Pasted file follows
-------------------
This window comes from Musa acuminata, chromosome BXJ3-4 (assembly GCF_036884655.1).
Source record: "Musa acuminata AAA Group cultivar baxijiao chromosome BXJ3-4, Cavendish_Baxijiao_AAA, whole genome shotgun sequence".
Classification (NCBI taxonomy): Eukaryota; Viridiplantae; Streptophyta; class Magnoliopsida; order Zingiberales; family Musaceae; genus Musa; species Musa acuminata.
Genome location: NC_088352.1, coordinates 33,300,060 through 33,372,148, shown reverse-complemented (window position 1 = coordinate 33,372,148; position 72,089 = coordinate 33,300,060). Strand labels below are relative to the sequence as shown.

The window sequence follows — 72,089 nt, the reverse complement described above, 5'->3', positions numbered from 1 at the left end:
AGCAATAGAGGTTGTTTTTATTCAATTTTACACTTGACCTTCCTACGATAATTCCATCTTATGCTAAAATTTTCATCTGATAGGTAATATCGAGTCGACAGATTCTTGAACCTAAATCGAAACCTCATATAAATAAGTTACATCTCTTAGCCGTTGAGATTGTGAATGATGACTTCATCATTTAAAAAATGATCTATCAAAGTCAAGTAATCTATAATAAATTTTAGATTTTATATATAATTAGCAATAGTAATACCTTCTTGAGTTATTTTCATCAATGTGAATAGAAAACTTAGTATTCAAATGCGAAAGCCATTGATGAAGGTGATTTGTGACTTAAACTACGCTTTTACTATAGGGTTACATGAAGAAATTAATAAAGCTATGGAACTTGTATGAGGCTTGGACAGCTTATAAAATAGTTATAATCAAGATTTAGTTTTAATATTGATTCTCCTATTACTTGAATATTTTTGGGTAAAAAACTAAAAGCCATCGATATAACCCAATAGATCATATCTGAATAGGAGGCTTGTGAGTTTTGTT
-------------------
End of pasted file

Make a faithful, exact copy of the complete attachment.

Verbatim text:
This window comes from Musa acuminata, chromosome BXJ3-4 (assembly GCF_036884655.1).
Source record: "Musa acuminata AAA Group cultivar baxijiao chromosome BXJ3-4, Cavendish_Baxijiao_AAA, whole genome shotgun sequence".
Classification (NCBI taxonomy): Eukaryota; Viridiplantae; Streptophyta; class Magnoliopsida; order Zingiberales; family Musaceae; genus Musa; species Musa acuminata.
Genome location: NC_088352.1, coordinates 33,300,060 through 33,372,148, shown reverse-complemented (window position 1 = coordinate 33,372,148; position 72,089 = coordinate 33,300,060). Strand labels below are relative to the sequence as shown.

The window sequence follows — 72,089 nt, the reverse complement described above, 5'->3', positions numbered from 1 at the left end:
AGCAATAGAGGTTGTTTTTATTCAATTTTACACTTGACCTTCCTACGATAATTCCATCTTATGCTAAAATTTTCATCTGATAGGTAATATCGAGTCGACAGATTCTTGAACCTAAATCGAAACCTCATATAAATAAGTTACATCTCTTAGCCGTTGAGATTGTGAATGATGACTTCATCATTTAAAAAATGATCTATCAAAGTCAAGTAATCTATAATAAATTTTAGATTTTATATATAATTAGCAATAGTAATACCTTCTTGAGTTATTTTCATCAATGTGAATAGAAAACTTAGTATTCAAATGCGAAAGCCATTGATGAAGGTGATTTGTGACTTAAACTACGCTTTTACTATAGGGTTACATGAAGAAATTAATAAAGCTATGGAACTTGTATGAGGCTTGGACAGCTTATAAAATAGTTATAATCAAGATTTAGTTTTAATATTGATTCTCCTATTACTTGAATATTTTTGGGTAAAAAACTAAAAGCCATCGATATAACCCAATAGATCATATCTGAATAGGAGGCTTGTGAGTTTTGTT